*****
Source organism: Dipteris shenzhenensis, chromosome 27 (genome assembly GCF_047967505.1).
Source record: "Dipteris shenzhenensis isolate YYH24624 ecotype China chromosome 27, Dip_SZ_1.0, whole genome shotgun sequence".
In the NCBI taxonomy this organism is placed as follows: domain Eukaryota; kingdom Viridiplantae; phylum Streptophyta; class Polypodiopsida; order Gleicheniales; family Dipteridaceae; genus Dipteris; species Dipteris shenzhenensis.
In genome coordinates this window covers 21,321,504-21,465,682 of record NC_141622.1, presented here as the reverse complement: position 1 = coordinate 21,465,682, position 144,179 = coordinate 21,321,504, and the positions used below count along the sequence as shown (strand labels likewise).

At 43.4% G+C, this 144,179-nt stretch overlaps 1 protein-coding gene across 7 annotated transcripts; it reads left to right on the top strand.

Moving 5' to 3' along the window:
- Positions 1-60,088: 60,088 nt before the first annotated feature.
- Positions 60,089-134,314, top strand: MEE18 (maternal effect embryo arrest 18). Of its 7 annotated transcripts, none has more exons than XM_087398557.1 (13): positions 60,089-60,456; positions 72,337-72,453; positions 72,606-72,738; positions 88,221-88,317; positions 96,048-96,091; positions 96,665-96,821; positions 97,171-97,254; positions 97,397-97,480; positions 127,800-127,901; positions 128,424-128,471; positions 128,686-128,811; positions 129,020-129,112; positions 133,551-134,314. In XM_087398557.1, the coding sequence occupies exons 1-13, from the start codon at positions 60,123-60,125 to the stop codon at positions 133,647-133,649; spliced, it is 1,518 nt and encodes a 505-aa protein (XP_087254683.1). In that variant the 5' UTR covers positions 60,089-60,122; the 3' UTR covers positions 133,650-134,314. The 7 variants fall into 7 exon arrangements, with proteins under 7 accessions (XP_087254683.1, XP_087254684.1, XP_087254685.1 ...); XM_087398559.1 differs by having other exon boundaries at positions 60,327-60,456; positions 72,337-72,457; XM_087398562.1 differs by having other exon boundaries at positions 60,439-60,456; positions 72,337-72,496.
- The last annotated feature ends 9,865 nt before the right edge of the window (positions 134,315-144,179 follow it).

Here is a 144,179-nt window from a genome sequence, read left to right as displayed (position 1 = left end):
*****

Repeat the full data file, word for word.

Source organism: Dipteris shenzhenensis, chromosome 27 (genome assembly GCF_047967505.1).
Source record: "Dipteris shenzhenensis isolate YYH24624 ecotype China chromosome 27, Dip_SZ_1.0, whole genome shotgun sequence".
In the NCBI taxonomy this organism is placed as follows: domain Eukaryota; kingdom Viridiplantae; phylum Streptophyta; class Polypodiopsida; order Gleicheniales; family Dipteridaceae; genus Dipteris; species Dipteris shenzhenensis.
In genome coordinates this window covers 21,321,504-21,465,682 of record NC_141622.1, presented here as the reverse complement: position 1 = coordinate 21,465,682, position 144,179 = coordinate 21,321,504, and the positions used below count along the sequence as shown (strand labels likewise).

At 43.4% G+C, this 144,179-nt stretch overlaps 1 protein-coding gene across 7 annotated transcripts; it reads left to right on the top strand.

Moving 5' to 3' along the window:
- Positions 1-60,088: 60,088 nt before the first annotated feature.
- Positions 60,089-134,314, top strand: MEE18 (maternal effect embryo arrest 18). Of its 7 annotated transcripts, none has more exons than XM_087398557.1 (13): positions 60,089-60,456; positions 72,337-72,453; positions 72,606-72,738; positions 88,221-88,317; positions 96,048-96,091; positions 96,665-96,821; positions 97,171-97,254; positions 97,397-97,480; positions 127,800-127,901; positions 128,424-128,471; positions 128,686-128,811; positions 129,020-129,112; positions 133,551-134,314. In XM_087398557.1, the coding sequence occupies exons 1-13, from the start codon at positions 60,123-60,125 to the stop codon at positions 133,647-133,649; spliced, it is 1,518 nt and encodes a 505-aa protein (XP_087254683.1). In that variant the 5' UTR covers positions 60,089-60,122; the 3' UTR covers positions 133,650-134,314. The 7 variants fall into 7 exon arrangements, with proteins under 7 accessions (XP_087254683.1, XP_087254684.1, XP_087254685.1 ...); XM_087398559.1 differs by having other exon boundaries at positions 60,327-60,456; positions 72,337-72,457; XM_087398562.1 differs by having other exon boundaries at positions 60,439-60,456; positions 72,337-72,496.
- The last annotated feature ends 9,865 nt before the right edge of the window (positions 134,315-144,179 follow it).

Here is a 144,179-nt window from a genome sequence, read left to right as displayed (position 1 = left end):